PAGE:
Adequacy of dialysis
Adequacy is a measure of how well the dialysis is working. Looking at how well you are as well as looking at the results of the usual blood tests assesses this. However, special tests will also be carried out to make sure that enough water and waste products are being cleared from the blood, in order to keep you well.
What would be the symptoms if I was not getting enough dialysis?
- Tiredness, weakness
- Nausea or poor appetite
- Losing body weight
- Blood count is dropping because EPO does not work so well
By looking at adequacy it should be possible to alter the dialysis so that you feel better and lead a more active life.
You may hear the terms "creatinine clearance" and "urea kt/v" mentioned - these are the tests that the doctors and nurses will do. Also, remember when dialysis is started you may still produce some urine - this is known as "residual renal function" and the amount varies from person to person but tends to go down with time, more quickly with haemodialysis. Eventually in many patients this residual function declines completely and no more urine is produced.
How is adequacy measured?
The doctors and nurses need to be able to calculate this sum;
Residual renal function + dialysis clearance = total clearance
Therefore, two collections will be made - a 24 hour collection of urine plus collections to measure the dialysis. For haemodialysis that is simply a blood sample before and after dialysis. Peritoneal dialysis is measured by a blood sample and collecting the fluid which has been used for dialysis over a whole day - that sounds like a lot of fluid but there are special ways to do it!
The results are then analysed and often a computer plan can be used to suggest the best way of increasing the dialysis if needed. Studies have helped show how much dialysis is adequate but these levels will change as more information is gained over the years.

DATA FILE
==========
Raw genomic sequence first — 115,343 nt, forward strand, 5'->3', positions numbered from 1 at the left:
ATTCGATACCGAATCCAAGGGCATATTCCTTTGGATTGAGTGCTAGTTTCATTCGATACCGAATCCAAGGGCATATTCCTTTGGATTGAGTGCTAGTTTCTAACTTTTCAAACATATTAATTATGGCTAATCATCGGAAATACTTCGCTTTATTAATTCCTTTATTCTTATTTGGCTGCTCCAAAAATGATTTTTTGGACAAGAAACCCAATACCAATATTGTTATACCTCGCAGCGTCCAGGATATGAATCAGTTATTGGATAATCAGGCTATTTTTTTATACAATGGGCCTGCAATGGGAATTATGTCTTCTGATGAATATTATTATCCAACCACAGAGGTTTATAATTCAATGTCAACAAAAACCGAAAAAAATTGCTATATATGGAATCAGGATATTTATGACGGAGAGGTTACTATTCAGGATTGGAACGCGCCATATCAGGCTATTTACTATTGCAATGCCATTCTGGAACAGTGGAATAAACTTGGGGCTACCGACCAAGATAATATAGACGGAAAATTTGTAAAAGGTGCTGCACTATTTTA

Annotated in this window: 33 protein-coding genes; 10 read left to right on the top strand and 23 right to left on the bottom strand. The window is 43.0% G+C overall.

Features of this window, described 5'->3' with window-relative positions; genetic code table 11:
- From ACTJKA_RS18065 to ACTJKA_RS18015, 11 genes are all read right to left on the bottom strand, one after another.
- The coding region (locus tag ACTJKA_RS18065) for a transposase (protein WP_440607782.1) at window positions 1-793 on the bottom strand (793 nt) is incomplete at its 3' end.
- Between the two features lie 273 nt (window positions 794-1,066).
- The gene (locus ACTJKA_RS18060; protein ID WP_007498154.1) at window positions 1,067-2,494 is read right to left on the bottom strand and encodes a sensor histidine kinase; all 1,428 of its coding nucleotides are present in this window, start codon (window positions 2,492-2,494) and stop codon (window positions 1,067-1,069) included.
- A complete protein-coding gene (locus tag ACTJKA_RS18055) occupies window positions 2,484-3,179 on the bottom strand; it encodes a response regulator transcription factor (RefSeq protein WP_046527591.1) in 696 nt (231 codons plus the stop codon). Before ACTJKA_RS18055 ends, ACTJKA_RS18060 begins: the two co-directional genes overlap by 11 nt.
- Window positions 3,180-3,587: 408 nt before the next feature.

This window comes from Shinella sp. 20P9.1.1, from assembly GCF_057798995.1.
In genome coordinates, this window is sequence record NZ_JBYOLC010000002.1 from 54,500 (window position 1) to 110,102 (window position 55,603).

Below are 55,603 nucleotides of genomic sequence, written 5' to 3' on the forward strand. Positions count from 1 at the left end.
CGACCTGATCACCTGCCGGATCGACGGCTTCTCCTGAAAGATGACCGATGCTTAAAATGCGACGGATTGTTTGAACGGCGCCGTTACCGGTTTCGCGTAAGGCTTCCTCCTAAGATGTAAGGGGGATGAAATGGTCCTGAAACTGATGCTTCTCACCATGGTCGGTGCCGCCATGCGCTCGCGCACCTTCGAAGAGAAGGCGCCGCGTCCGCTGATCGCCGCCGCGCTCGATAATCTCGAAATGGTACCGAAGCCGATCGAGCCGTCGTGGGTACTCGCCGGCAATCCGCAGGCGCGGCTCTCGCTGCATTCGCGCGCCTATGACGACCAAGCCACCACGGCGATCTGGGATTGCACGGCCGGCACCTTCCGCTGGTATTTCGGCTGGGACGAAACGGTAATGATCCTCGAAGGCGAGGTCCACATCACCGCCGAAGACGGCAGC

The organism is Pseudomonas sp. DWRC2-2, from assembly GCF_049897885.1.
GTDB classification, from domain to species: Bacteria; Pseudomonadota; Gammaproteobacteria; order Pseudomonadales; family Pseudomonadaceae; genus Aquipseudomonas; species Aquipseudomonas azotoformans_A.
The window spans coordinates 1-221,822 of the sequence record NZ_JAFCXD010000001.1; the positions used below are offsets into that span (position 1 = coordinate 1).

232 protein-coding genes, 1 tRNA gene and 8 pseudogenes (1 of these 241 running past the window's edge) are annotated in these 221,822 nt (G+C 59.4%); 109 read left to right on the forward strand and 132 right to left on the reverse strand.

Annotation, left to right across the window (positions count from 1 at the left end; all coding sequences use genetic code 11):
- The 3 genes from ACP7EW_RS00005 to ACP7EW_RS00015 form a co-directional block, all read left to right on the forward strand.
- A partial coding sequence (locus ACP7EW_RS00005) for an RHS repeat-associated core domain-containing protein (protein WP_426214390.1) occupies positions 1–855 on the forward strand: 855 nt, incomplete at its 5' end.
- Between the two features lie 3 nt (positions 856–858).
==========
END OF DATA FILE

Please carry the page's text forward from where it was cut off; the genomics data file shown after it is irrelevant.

How can dialysis adequacy be improved?
The doctors and nurses will plan with you how the dialysis can be changed to improve the clearances and make you feel better as well as helping your body in the long term.
- Haemodialysis - Changes may include a change in the filter, increasing the pump speeds and increasing the length of each session or increasing the number of sessions. This may be a real problem, particularly if the time is increased - but it is worth thinking that the kidneys work 24 hours a day. Dialysis is less efficient than that and from studies of many patients it seems that patients getting good adequate dialysis do better in the long term than those getting inadequate dialysis.
- Peritoneal dialysis - a variety of changes may be suggested;
- Increase in fill volume
- Doing an extra CAPD exchange
- Altering the glucose strength of the PD bag or changing to icodextrin for the long dwell
- A change from CAPD to APD
- Increasing the time on APD or adding an extra daytime exchange
Sometimes, no matter what is tried it is not possible to achieve adequate levels, that may mean the best solution is to switch to haemodialysis.
What about fluid balance?
As well as assessing clearances of waste products it is also important to think about fluid balance. If the body is overloaded with fluid it causes high blood pressure, breathlessness as well as a strain on the heart. So changes in the dialysis prescription may be needed to remove more fluid. For peritoneal dialysis this may need a change in the exchange volumes and glucose strength or using icodextrin. For haemodialysis, this may need a longer time per session as removal of fluid over too short a time can make you feel ill as well as a strain on the heart.
We all know that nothing in this world stays the same, and that goes for dialysis as well! Adequacy results may change over time, particularly as residual renal function declines - so changes in the dialysis will be needed to compensate and keep you well.